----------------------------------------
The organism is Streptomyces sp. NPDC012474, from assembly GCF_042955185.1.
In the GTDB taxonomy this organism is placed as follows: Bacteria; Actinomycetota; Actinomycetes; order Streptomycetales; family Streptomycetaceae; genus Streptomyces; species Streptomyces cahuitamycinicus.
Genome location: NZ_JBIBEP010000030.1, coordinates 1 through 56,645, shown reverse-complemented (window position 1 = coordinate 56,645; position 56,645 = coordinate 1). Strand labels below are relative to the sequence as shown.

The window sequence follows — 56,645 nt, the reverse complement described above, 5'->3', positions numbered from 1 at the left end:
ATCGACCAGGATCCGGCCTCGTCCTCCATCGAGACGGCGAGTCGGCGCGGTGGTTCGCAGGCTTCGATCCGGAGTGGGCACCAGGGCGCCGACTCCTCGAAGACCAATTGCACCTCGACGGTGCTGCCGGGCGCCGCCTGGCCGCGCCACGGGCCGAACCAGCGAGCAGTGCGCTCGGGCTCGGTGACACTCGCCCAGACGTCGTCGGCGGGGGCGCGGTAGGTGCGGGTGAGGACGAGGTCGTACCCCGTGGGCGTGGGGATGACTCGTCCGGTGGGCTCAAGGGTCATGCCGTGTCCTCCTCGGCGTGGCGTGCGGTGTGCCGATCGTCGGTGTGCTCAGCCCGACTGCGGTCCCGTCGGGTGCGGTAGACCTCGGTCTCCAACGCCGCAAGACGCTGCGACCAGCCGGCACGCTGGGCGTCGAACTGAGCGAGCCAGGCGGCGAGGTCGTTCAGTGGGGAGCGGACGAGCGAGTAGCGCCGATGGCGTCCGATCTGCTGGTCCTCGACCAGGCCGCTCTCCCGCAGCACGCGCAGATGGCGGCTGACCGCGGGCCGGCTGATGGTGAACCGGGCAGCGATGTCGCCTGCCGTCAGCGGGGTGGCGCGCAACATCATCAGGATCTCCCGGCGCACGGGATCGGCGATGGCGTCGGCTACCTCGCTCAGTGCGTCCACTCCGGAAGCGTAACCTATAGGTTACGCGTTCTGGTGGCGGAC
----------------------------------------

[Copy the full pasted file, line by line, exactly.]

The organism is Streptomyces sp. NPDC012474, from assembly GCF_042955185.1.
In the GTDB taxonomy this organism is placed as follows: Bacteria; Actinomycetota; Actinomycetes; order Streptomycetales; family Streptomycetaceae; genus Streptomyces; species Streptomyces cahuitamycinicus.
Genome location: NZ_JBIBEP010000030.1, coordinates 1 through 56,645, shown reverse-complemented (window position 1 = coordinate 56,645; position 56,645 = coordinate 1). Strand labels below are relative to the sequence as shown.

The window sequence follows — 56,645 nt, the reverse complement described above, 5'->3', positions numbered from 1 at the left end:
ATCGACCAGGATCCGGCCTCGTCCTCCATCGAGACGGCGAGTCGGCGCGGTGGTTCGCAGGCTTCGATCCGGAGTGGGCACCAGGGCGCCGACTCCTCGAAGACCAATTGCACCTCGACGGTGCTGCCGGGCGCCGCCTGGCCGCGCCACGGGCCGAACCAGCGAGCAGTGCGCTCGGGCTCGGTGACACTCGCCCAGACGTCGTCGGCGGGGGCGCGGTAGGTGCGGGTGAGGACGAGGTCGTACCCCGTGGGCGTGGGGATGACTCGTCCGGTGGGCTCAAGGGTCATGCCGTGTCCTCCTCGGCGTGGCGTGCGGTGTGCCGATCGTCGGTGTGCTCAGCCCGACTGCGGTCCCGTCGGGTGCGGTAGACCTCGGTCTCCAACGCCGCAAGACGCTGCGACCAGCCGGCACGCTGGGCGTCGAACTGAGCGAGCCAGGCGGCGAGGTCGTTCAGTGGGGAGCGGACGAGCGAGTAGCGCCGATGGCGTCCGATCTGCTGGTCCTCGACCAGGCCGCTCTCCCGCAGCACGCGCAGATGGCGGCTGACCGCGGGCCGGCTGATGGTGAACCGGGCAGCGATGTCGCCTGCCGTCAGCGGGGTGGCGCGCAACATCATCAGGATCTCCCGGCGCACGGGATCGGCGATGGCGTCGGCTACCTCGCTCAGTGCGTCCACTCCGGAAGCGTAACCTATAGGTTACGCGTTCTGGTGGCGGAC